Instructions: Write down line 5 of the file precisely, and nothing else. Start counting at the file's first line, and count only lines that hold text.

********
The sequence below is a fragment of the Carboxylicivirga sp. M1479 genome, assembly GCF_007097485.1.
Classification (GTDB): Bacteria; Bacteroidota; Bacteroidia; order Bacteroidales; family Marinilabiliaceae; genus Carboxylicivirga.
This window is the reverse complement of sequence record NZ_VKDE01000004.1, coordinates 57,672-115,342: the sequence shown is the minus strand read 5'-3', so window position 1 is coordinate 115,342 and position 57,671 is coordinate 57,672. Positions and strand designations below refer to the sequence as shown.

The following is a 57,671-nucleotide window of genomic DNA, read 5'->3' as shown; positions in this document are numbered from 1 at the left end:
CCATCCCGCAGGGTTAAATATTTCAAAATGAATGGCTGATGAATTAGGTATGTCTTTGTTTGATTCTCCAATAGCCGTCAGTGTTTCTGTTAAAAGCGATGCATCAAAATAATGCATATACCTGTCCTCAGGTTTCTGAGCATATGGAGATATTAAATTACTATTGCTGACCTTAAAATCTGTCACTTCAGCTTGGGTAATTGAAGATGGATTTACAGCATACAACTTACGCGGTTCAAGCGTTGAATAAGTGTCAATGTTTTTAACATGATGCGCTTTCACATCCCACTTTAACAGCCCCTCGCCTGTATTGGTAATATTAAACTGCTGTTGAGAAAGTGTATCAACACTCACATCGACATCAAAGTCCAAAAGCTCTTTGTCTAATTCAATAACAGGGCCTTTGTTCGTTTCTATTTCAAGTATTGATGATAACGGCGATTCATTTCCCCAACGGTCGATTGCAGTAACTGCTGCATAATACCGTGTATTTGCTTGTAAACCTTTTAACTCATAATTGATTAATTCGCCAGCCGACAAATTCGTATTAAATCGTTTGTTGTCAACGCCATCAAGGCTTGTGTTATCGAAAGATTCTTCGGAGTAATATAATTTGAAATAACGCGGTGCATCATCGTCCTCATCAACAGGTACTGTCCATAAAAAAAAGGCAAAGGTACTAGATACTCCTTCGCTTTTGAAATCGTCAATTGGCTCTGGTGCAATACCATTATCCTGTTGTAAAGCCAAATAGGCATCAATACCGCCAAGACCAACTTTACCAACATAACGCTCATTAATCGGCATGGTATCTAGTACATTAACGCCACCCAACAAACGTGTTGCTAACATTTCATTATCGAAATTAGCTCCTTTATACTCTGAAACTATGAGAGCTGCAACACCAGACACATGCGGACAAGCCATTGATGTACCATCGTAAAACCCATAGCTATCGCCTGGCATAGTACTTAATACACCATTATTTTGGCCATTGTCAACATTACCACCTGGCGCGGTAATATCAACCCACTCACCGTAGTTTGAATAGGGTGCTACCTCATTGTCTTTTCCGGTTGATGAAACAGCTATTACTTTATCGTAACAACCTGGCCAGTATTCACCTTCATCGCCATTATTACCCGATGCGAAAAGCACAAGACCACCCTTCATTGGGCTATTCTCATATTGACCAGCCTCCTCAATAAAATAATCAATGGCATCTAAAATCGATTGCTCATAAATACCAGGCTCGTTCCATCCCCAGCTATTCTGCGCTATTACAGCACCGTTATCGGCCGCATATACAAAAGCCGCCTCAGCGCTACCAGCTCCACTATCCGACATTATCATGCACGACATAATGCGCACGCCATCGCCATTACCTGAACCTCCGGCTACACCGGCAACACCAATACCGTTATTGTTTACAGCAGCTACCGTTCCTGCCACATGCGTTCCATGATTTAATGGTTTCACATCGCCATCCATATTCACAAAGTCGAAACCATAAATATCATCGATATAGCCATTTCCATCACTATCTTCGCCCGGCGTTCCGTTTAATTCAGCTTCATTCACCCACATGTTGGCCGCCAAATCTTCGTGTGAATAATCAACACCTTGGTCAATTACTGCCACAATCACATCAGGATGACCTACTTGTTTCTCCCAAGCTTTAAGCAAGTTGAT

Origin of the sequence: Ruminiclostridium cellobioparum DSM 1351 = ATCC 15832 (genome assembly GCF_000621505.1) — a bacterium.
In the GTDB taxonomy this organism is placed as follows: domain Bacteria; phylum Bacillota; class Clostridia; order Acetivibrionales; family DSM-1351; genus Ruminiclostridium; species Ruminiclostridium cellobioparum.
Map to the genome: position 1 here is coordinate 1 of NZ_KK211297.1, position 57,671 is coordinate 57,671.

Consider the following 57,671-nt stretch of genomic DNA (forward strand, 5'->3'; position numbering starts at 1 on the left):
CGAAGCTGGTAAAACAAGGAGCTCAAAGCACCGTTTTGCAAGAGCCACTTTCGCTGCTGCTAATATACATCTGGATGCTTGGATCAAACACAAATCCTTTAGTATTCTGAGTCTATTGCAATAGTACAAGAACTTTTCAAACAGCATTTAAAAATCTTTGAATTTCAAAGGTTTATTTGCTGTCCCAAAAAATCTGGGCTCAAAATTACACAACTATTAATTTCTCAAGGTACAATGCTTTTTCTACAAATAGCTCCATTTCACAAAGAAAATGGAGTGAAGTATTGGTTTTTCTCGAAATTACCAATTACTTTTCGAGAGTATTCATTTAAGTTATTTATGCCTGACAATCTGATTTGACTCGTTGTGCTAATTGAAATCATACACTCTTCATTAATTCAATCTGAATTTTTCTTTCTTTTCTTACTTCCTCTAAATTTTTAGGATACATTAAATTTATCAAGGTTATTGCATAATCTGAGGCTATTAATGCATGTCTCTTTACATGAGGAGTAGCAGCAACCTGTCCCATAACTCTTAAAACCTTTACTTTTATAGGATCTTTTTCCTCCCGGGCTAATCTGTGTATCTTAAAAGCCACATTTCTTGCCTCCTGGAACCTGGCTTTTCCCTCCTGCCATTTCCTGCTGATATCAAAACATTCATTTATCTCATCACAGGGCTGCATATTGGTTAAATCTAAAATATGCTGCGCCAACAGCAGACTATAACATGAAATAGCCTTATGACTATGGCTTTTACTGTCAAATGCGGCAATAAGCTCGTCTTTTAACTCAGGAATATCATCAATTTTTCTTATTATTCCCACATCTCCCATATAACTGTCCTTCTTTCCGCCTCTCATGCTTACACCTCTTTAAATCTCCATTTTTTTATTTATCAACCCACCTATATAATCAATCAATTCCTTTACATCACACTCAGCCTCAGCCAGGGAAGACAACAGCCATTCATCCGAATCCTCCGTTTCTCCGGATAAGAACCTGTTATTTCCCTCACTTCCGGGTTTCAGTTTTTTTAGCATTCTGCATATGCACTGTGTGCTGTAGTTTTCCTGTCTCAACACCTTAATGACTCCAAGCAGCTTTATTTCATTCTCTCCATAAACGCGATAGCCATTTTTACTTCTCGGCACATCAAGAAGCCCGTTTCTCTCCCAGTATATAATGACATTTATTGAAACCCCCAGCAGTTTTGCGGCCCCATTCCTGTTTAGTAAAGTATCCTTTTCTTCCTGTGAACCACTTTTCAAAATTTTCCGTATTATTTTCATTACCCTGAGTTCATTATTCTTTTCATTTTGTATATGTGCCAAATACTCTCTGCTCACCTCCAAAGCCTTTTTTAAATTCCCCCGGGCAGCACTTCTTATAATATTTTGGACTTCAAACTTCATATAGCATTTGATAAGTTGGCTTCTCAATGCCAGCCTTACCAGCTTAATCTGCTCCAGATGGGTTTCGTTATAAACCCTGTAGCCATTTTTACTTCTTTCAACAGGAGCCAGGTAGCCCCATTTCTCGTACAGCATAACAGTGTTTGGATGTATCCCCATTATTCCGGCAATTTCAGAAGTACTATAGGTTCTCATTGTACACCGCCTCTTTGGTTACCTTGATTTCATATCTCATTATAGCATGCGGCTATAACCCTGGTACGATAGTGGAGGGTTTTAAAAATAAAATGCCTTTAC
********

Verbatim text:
CCATCCCGCAGGGTTAAATATTTCAAAATGAATGGCTGATGAATTAGGTATGTCTTTGTTTGATTCTCCAATAGCCGTCAGTGTTTCTGTTAAAAGCGATGCATCAAAATAATGCATATACCTGTCCTCAGGTTTCTGAGCATATGGAGATATTAAATTACTATTGCTGACCTTAAAATCTGTCACTTCAGCTTGGGTAATTGAAGATGGATTTACAGCATACAACTTACGCGGTTCAAGCGTTGAATAAGTGTCAATGTTTTTAACATGATGCGCTTTCACATCCCACTTTAACAGCCCCTCGCCTGTATTGGTAATATTAAACTGCTGTTGAGAAAGTGTATCAACACTCACATCGACATCAAAGTCCAAAAGCTCTTTGTCTAATTCAATAACAGGGCCTTTGTTCGTTTCTATTTCAAGTATTGATGATAACGGCGATTCATTTCCCCAACGGTCGATTGCAGTAACTGCTGCATAATACCGTGTATTTGCTTGTAAACCTTTTAACTCATAATTGATTAATTCGCCAGCCGACAAATTCGTATTAAATCGTTTGTTGTCAACGCCATCAAGGCTTGTGTTATCGAAAGATTCTTCGGAGTAATATAATTTGAAATAACGCGGTGCATCATCGTCCTCATCAACAGGTACTGTCCATAAAAAAAAGGCAAAGGTACTAGATACTCCTTCGCTTTTGAAATCGTCAATTGGCTCTGGTGCAATACCATTATCCTGTTGTAAAGCCAAATAGGCATCAATACCGCCAAGACCAACTTTACCAACATAACGCTCATTAATCGGCATGGTATCTAGTACATTAACGCCACCCAACAAACGTGTTGCTAACATTTCATTATCGAAATTAGCTCCTTTATACTCTGAAACTATGAGAGCTGCAACACCAGACACATGCGGACAAGCCATTGATGTACCATCGTAAAACCCATAGCTATCGCCTGGCATAGTACTTAATACACCATTATTTTGGCCATTGTCAACATTACCACCTGGCGCGGTAATATCAACCCACTCACCGTAGTTTGAATAGGGTGCTACCTCATTGTCTTTTCCGGTTGATGAAACAGCTATTACTTTATCGTAACAACCTGGCCAGTATTCACCTTCATCGCCATTATTACCCGATGCGAAAAGCACAAGACCACCCTTCATTGGGCTATTCTCATATTGACCAGCCTCCTCAATAAAATAATCAATGGCATCTAAAATCGATTGCTCATAAATACCAGGCTCGTTCCATCCCCAGCTATTCTGCGCTATTACAGCACCGTTATCGGCCGCATATACAAAAGCCGCCTCAGCGCTACCAGCTCCACTATCCGACATTATCATGCACGACATAATGCGCACGCCATCGCCATTACCTGAACCTCCGGCTACACCGGCAACACCAATACCGTTATTGTTTACAGCAGCTACCGTTCCTGCCACATGCGTTCCATGATTTAATGGTTTCACATCGCCATCCATATTCACAAAGTCGAAACCATAAATATCATCGATATAGCCATTTCCATCACTATCTTCGCCCGGCGTTCCGTTTAATTCAGCTTCATTCACCCACATGTTGGCCGCCAAATCTTCGTGTGAATAATCAACACCTTGGTCAATTACTGCCACAATCACATCAGGATGACCTACTTGTTTCTCCCAAGCTTTAAGCAAGTTGAT